Last night I went out on a date to an Italian restaurant in Providence, Rhode Island on Federal Hill called Constantino's. Not only was it an aesthetic atmosphere with an open outdoor patio alongside the room we were seated in, and live music outside, but the restaurant was able to accommodate my food allergies without any problems. Since I didn't know the restaurant, I called the day before to make sure they would accommodate my allergies. I didn't want to arrive at the restaurant, and find out they wouldn't serve me. This is why calling ahead is always a good idea! That way, if they won't accommodate allergies, I can make different arrangements ahead of time, and not go through the process of being turned down. They assured me over the phone that I would definitely be able to eat, and told me to make sure I told my server about my allergies (of course).
Looking through the menu, it appeared there was a wide selection of dishes that were more than likely safe for me to eat. There was a note running across the bottom of the menu that said to tell the server if you have any food allergies, so that they can accommodate your needs. I appreciate when restaurants do this, because it shows they recognize food allergies, and have at least some knowledge about them. They will also more than likely be willing to help you find a dish that is allergen free.
I ended up deciding on a pasta primevera dish that was excellent, with homemade pasta, veggies, and a light wine cream sauce. When I told the server what I wanted, I said, "I am allergic to all tree nuts, peanuts, fish, and potatoes, and would like to order the pasta primevera. Here is a card with all my allergies on it to give to the chef." When the server came back a few minutes later to tell me that the dish would be fine, he said, "You don't know how much the chef and I really appreciate this card. We often have people come in, and they list off foods they can't eat, and it makes it much more difficult. It is so nice to have it all written down." This reinforces my point, that chef cards are not only easier on the allergic reactor, but also on the restaurant staff. It is also a more effective way to get the point across that food allergies are serious, and there is a meaning to what is said, not just to add more work to an already full plate for a server.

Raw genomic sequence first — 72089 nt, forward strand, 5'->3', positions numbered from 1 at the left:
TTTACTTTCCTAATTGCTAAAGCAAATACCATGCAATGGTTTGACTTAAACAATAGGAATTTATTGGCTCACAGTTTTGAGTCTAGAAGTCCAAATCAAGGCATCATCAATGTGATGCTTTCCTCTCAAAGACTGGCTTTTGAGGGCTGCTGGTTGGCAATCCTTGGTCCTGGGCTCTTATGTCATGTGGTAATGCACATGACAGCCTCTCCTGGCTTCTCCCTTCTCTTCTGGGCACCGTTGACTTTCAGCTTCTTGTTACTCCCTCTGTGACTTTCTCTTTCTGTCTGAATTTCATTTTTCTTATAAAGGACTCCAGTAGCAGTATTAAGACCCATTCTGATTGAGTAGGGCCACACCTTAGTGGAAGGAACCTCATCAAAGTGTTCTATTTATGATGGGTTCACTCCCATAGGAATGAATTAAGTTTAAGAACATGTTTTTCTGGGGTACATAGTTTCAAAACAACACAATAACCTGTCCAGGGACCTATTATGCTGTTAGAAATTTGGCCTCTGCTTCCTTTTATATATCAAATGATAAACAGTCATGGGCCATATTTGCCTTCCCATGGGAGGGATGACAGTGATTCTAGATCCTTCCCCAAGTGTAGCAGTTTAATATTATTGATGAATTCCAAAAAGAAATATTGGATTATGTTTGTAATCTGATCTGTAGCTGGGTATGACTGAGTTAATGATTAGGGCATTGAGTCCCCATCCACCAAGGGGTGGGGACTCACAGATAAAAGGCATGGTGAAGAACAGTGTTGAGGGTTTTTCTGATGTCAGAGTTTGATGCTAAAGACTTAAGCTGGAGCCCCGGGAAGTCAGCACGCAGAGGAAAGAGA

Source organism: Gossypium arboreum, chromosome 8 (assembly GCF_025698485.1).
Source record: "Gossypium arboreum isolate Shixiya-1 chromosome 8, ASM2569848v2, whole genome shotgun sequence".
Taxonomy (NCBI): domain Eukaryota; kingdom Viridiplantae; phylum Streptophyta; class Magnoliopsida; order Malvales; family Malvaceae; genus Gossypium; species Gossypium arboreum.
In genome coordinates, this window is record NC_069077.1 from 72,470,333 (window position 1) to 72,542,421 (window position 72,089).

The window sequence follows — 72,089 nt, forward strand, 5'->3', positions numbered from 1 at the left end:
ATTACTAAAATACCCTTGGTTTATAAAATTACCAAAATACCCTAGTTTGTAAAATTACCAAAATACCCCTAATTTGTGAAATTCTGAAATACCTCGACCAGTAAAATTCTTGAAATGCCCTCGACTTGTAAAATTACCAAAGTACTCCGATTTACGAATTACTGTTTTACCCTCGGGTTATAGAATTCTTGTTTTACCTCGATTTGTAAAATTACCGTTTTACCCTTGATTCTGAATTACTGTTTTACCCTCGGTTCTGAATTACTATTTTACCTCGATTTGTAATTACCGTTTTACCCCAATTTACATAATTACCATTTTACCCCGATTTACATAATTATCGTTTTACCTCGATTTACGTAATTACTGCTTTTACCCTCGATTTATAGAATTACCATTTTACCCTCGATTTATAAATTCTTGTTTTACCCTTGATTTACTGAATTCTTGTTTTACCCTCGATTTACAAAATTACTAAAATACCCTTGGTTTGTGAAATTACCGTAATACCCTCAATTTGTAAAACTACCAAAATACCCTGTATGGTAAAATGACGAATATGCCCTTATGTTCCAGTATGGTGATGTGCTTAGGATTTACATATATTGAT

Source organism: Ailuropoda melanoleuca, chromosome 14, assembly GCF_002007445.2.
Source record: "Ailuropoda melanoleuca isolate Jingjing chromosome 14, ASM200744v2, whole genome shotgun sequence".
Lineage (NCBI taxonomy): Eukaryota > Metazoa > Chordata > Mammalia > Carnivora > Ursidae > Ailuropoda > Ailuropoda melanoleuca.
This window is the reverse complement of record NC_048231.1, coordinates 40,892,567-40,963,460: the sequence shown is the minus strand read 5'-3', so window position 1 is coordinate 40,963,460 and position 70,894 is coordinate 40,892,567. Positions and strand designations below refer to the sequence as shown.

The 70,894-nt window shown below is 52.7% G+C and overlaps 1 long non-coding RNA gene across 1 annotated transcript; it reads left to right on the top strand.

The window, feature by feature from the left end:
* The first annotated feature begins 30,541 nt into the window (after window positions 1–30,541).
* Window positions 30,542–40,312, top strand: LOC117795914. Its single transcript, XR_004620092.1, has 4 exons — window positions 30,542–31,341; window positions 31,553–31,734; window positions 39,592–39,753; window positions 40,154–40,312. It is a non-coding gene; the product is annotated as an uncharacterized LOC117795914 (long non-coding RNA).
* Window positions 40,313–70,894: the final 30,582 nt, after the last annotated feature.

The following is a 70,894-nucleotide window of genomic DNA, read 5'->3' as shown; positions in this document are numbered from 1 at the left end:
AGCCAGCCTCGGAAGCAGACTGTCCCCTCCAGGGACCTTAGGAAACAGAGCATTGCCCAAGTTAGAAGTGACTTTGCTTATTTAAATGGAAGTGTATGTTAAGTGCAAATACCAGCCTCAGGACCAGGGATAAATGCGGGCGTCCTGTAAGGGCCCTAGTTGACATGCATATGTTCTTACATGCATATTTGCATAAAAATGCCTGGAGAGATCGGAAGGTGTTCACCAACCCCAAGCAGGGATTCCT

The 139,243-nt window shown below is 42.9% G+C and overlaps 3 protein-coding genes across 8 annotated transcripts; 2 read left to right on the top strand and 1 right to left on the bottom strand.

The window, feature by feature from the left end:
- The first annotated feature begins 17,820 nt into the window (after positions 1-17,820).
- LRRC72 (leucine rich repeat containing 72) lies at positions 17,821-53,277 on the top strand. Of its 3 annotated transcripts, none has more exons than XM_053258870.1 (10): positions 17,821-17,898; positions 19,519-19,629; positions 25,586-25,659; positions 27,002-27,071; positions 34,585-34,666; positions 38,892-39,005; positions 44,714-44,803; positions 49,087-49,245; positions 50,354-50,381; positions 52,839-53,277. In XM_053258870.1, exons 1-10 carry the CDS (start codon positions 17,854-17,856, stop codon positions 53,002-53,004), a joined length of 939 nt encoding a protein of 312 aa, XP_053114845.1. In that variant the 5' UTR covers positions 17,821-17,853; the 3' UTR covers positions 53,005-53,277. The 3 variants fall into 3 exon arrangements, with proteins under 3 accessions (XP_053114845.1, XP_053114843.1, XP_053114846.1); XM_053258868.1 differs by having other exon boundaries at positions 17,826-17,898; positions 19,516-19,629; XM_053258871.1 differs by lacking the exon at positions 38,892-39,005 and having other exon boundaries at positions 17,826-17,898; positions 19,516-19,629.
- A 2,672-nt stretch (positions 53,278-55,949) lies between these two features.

Going out to dinner in social situations can always be a challenge. Depending on the situation, there are a few different ways I handle it. If I know the restaurant I am going to does not accommodate allergies, or is at a high risk for cross contamination, I usually eat ahead of time, then sit and have a drink while everyone else is eating. For example, a few weeks ago I met some girl friends at a Mexican restaurant for dinner and drinks. I decided to eat ahead of time because I had been out to eat pretty often recently, and was a bit exhausted from dealing with my allergies. I thought it would be easiest on me to just eat ahead of time. I also could have called and asked before going there, but most Mexican restaurants use nuts, so I decided not to take the risk, and to eat ahead instead.
Coming up: more examples of eating out scenarios...